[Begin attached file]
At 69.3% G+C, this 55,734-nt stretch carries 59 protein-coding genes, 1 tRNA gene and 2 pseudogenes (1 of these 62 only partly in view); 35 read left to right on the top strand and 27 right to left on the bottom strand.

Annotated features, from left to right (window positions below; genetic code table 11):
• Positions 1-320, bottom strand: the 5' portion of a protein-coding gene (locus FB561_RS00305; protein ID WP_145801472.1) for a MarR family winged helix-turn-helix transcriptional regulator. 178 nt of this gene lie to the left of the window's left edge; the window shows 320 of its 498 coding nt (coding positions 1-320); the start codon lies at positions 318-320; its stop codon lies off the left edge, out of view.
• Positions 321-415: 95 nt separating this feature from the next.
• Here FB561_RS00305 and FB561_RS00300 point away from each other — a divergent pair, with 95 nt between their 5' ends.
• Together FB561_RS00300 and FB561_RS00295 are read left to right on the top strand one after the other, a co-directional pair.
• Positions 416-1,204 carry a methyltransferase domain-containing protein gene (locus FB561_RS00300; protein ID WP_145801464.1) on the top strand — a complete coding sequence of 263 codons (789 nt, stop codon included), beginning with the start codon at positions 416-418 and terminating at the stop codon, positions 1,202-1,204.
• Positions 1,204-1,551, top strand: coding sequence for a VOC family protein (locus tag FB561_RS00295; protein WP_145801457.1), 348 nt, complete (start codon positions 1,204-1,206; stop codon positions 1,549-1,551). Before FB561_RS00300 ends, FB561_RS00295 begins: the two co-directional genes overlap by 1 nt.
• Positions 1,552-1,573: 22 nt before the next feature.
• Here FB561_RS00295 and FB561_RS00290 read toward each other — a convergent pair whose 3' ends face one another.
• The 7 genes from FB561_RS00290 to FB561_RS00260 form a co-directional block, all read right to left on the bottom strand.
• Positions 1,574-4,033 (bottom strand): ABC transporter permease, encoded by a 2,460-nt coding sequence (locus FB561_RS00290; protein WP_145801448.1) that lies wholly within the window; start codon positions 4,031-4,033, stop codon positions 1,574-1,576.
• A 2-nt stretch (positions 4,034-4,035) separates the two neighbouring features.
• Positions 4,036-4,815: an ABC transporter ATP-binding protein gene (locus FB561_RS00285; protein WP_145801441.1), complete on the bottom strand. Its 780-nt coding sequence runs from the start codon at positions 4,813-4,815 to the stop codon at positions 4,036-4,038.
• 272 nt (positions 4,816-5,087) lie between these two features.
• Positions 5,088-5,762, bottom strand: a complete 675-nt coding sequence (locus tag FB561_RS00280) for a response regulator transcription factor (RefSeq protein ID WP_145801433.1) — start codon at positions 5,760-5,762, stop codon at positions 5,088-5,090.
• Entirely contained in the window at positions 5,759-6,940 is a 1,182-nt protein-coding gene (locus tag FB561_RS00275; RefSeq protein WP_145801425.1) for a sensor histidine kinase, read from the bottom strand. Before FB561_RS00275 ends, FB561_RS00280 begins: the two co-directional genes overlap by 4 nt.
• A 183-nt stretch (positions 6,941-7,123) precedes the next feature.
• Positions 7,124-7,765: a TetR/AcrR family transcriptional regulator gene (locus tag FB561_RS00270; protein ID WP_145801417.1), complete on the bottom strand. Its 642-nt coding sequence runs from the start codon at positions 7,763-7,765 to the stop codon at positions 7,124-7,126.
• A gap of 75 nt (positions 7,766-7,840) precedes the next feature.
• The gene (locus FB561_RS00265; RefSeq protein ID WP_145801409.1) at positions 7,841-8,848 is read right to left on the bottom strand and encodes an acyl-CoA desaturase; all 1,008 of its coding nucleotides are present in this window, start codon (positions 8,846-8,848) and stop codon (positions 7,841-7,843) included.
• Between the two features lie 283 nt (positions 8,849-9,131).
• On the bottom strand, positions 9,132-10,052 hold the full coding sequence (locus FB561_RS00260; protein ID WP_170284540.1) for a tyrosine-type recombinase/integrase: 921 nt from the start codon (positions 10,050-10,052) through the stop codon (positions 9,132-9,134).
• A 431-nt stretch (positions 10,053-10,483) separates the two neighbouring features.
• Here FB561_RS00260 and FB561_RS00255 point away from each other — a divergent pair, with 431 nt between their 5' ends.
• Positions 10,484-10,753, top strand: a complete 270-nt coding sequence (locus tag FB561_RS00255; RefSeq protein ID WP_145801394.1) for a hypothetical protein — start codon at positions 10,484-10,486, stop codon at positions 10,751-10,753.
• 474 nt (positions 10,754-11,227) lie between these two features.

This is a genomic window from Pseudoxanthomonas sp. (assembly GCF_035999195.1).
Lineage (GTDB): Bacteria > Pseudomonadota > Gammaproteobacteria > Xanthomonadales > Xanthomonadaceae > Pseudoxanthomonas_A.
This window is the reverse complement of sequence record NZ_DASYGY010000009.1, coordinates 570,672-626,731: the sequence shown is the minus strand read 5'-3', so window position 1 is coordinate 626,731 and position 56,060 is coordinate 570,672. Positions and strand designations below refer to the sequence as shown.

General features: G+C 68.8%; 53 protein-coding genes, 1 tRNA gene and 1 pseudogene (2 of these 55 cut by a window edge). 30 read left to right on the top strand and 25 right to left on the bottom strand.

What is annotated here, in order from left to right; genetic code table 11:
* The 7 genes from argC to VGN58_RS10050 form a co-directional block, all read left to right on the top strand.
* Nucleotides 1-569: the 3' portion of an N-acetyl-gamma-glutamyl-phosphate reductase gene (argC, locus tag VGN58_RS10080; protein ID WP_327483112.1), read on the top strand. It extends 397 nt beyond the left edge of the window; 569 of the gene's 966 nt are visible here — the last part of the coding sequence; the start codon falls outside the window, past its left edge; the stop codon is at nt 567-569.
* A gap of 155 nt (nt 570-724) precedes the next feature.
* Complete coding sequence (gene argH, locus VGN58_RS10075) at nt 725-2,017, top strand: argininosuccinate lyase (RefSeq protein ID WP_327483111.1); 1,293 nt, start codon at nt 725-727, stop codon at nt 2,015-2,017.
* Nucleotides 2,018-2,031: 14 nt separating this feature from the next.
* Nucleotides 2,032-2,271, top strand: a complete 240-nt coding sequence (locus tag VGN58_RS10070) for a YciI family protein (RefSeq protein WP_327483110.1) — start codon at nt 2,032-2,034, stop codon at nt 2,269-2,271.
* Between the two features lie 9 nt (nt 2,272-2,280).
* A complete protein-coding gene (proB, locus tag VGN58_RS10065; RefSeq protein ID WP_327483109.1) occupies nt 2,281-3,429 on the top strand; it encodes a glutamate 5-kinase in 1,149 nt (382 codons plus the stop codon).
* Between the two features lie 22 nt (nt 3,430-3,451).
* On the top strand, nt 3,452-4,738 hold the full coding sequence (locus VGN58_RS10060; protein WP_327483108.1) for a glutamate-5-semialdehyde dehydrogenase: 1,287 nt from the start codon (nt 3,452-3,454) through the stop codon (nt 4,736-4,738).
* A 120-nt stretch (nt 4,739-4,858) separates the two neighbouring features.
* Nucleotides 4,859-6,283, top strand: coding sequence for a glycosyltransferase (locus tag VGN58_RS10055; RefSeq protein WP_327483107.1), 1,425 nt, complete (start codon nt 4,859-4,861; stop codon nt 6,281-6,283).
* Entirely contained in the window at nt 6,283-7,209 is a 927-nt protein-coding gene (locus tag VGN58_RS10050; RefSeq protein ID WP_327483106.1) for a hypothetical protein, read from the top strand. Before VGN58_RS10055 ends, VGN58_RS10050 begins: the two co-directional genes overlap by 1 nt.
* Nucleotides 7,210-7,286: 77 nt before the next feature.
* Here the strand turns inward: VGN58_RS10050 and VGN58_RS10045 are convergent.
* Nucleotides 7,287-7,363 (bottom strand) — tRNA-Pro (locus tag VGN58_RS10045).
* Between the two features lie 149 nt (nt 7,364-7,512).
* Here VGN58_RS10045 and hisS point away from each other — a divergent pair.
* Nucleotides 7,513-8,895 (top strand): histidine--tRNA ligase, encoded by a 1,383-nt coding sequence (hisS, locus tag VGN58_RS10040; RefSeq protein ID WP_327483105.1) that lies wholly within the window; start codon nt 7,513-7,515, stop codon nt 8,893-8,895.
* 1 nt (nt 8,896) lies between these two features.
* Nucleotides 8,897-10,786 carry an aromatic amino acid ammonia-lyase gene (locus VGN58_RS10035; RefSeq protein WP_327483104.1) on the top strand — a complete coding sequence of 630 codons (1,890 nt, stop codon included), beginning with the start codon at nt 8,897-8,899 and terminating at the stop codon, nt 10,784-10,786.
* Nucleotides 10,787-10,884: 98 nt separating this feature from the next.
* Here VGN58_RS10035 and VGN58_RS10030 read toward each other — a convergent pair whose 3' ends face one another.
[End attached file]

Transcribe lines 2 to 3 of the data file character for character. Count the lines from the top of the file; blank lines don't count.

Annotated features, from left to right (window positions below; genetic code table 11):
• Positions 1-320, bottom strand: the 5' portion of a protein-coding gene (locus FB561_RS00305; protein ID WP_145801472.1) for a MarR family winged helix-turn-helix transcriptional regulator. 178 nt of this gene lie to the left of the window's left edge; the window shows 320 of its 498 coding nt (coding positions 1-320); the start codon lies at positions 318-320; its stop codon lies off the left edge, out of view.